Progressives Are Gaslighting Us on Crime. We're Not Going to Take It Anymore | Opinion

Chesa Boudin is out. The San Fransisco District Attorney is infamous for a soft on crime approach that many believe has resulted in the crime wave afflicting the city. His name has become synonymous with rampant carjackings and theft, viral videos of career criminals filling bags with loot from stores and ever-expanding open air drug markets in the streets of San Fransisco. So it's no surprise that Boudin was voted out in a recall election Tuesday, with nearly two thirds of San Fransisco voters choosing to oust him.

Boudin's recall echoes that of another recent historic recall: San Francisco voters recalled three progressive school board members after they spent the pandemic renaming schools with insufficiently politically correct names instead of opening schools so kids could learn.

We in Oakland are paying close attention to what seems like the promising beginnings of a wokelash. Oakland is also besieged with homelessness, violent crime and ineffective leadership, much of it stemming from a similar woke worldview that seems to protect criminals more than their victims.

For many of us, the defeat of supposedly progressive policies that make some leftists feel good but end up exacerbating our social-economic crisis was proof that the winds of wokeness have shifted back to a steadier breeze of pragmatism.

But Boudin's recall has also significantly upped the stakes for Oakland. It's a wakeup call for us to adjust our own approach to crime and homelessness. With Boudin out, we run the danger of becoming a vortex for San Francisco's drug tourism. We must take this moment seriously—just as our neighbors in San Fransisco have.

This year, Oakland is facing one of its most important elections in history, with a Mayor and up to four City Council seats up for grabs. And similar battle lines are being drawn as the ones in SF.

And yet, whatever you see in San Fransisco is even worse for us in Oakland. Over the last three years, San Francisco's homeless population decreased by 3.5 percent—while Oakland's grew by 22 percent. This is despite hundreds of millions of dollars spent during the coronavirus pandemic as well as eviction moratoriums put in place to ensure no one else lost housing due to inability to pay. San Francisco's unhoused population declining while ours grew significantly is concerning; many seem to be coming to Oakland for greener pastures.

For progressives like Boudin and his ilk, homelessness is always a question of resources. "The widespread homelessness we see in Oakland is not the result of individual struggles with mental illness and substance abuse—it's a structural problem of not enough affordable housing," is how prominent Oakland City Council member Carroll Fife put it.

Chesa Boudin
SAN FRANCISCO, CALIFORNIA - JUNE 07: San Francisco District Attorney Chesa Boudin (L) looks on as city Supervisor Hillary Ronen speaks during an election-night event on June 07, 2022 in San Francisco, California. Voters in San Francisco recalled Boudin, who eliminated cash bail, vowed to hold police accountable and worked to reduce the number of people sent to prison. Justin Sullivan/Getty Images

The problem is that these issues are not mutually exclusive. The homelessness problem stems from both a crisis in resources and a problem of policy surrounding mental illness and substance abuse. Any policy that ignores one of these pieces of the problem is bound to fail.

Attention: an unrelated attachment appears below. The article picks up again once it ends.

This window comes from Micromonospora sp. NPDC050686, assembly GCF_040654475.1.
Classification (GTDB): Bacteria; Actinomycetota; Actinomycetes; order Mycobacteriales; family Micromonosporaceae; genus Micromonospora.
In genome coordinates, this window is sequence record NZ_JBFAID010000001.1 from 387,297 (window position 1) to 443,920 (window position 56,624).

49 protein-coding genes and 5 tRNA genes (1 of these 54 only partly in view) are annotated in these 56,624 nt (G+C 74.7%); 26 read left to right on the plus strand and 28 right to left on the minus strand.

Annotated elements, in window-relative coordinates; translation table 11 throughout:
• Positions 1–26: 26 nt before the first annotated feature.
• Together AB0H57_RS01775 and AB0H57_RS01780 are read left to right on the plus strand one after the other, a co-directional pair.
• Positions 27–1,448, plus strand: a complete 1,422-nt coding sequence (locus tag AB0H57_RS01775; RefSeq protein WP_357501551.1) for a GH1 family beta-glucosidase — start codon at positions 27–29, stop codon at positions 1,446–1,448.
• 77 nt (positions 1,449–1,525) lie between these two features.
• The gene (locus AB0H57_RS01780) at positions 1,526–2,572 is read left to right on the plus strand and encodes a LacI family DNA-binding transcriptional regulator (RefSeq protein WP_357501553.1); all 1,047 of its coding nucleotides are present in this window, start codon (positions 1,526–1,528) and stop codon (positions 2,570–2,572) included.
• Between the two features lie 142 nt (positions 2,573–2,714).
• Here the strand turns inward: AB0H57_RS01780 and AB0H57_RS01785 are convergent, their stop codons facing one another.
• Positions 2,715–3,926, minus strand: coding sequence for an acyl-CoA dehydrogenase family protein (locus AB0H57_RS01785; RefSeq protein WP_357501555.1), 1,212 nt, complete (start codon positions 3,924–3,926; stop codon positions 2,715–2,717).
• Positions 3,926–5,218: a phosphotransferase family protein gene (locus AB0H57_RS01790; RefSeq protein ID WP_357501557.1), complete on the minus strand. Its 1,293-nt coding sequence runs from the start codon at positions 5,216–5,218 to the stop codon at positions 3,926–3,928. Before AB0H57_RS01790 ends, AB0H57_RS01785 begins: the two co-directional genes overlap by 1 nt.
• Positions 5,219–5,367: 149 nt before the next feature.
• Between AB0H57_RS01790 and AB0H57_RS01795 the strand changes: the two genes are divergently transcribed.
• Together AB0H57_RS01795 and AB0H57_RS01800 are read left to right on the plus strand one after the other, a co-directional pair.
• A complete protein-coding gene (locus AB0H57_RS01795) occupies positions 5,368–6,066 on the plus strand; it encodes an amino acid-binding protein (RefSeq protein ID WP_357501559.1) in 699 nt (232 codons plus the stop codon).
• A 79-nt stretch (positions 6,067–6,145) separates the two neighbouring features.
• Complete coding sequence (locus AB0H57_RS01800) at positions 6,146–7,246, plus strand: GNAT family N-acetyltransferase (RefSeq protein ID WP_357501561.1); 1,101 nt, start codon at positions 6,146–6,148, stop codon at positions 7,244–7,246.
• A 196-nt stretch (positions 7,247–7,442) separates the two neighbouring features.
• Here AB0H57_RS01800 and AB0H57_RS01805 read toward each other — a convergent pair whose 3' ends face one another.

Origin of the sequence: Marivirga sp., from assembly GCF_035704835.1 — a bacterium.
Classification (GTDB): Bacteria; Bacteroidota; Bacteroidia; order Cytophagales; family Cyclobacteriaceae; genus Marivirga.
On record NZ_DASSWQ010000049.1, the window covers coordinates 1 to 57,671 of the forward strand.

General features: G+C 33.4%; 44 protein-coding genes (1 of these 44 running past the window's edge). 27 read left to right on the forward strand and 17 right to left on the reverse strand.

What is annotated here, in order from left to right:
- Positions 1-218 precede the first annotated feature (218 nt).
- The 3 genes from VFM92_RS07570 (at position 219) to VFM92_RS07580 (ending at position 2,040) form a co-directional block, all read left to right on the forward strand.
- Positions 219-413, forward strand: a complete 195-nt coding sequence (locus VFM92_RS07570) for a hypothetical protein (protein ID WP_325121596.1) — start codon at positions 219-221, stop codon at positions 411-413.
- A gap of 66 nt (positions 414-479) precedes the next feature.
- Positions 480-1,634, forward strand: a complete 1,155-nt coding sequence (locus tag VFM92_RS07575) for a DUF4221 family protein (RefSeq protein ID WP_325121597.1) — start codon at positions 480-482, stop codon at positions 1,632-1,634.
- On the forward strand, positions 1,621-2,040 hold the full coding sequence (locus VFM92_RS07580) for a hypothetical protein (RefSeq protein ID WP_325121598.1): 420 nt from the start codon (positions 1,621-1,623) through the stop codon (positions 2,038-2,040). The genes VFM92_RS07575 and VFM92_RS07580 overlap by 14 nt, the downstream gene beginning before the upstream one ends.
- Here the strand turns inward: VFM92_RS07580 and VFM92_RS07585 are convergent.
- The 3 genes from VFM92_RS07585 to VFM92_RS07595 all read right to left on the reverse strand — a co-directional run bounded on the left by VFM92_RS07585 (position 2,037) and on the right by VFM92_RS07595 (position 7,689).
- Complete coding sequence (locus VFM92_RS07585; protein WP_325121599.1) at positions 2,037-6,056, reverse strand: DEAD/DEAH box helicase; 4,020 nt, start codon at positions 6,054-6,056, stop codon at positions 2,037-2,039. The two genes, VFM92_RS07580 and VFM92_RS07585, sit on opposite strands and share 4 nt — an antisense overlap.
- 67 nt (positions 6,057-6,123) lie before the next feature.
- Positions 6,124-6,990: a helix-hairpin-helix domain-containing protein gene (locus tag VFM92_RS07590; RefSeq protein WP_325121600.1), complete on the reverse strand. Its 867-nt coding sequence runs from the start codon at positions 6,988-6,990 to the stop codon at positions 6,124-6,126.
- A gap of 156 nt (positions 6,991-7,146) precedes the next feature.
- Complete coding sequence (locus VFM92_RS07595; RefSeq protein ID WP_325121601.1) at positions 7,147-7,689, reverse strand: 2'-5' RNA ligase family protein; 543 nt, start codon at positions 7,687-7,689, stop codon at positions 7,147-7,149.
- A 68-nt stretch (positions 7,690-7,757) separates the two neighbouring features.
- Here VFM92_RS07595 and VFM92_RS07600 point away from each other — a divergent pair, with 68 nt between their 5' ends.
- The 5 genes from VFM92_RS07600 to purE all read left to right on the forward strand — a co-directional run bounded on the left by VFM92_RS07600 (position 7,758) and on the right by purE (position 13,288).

Similarly, Oakland progressives frequently claim that crime is actually down. They have spent the past 24 hours since the recall claiming that voters hypnotized by Fox News and the "perception of crime" is what led to Boudin's demise.

Nothing could be further from the truth. Boudin won in white affluent neighborhoods and lost in neighborhoods that are a majority people of color—not your typical Fox News audience. That's who's been paying the price for soft on crime policies: people of color. The indigent. The poor.

Oakland's businesses and neighbors are seen in the news daily desperately crying for help. Many have been here for generations and frequently tell reporters and advocates they have never seen the city as bad as it is today.

Imagine calling a roofer after a storm, urgently telling them water is dripping on your carpet, and they respond to you that their studies show that your roof is just fine, better in fact than before. That's how many Oakland voters feel: gaslit and taken advantage of.

For us to move forward, we need to drop the deliberate removal of nuance for political gain and have an honest conversation about solutions that work for everyone.

We are locked in a battle between progressives fighting for equity and services for the poor and moderates who view these policies as dangerously permissive. Caught in the crossfire are neighbors, business, and most importantly, the homeless themselves who desperately need help.

Many of us who were cheering for the recall are simply hoping that our city leaders learn a valuable lesson: It's time to show proof of concept that your policies work, or be open to other ideas outside of your echo chambers.

Otherwise, Oakland may see its own backlash against the progressives this fall.

Seneca Scott is the founder and CEO of Bay Area Nonprofit, Neighbors Together Oakland and is currently a candidate for Oakland Mayor.

The views in this article are the writer's own.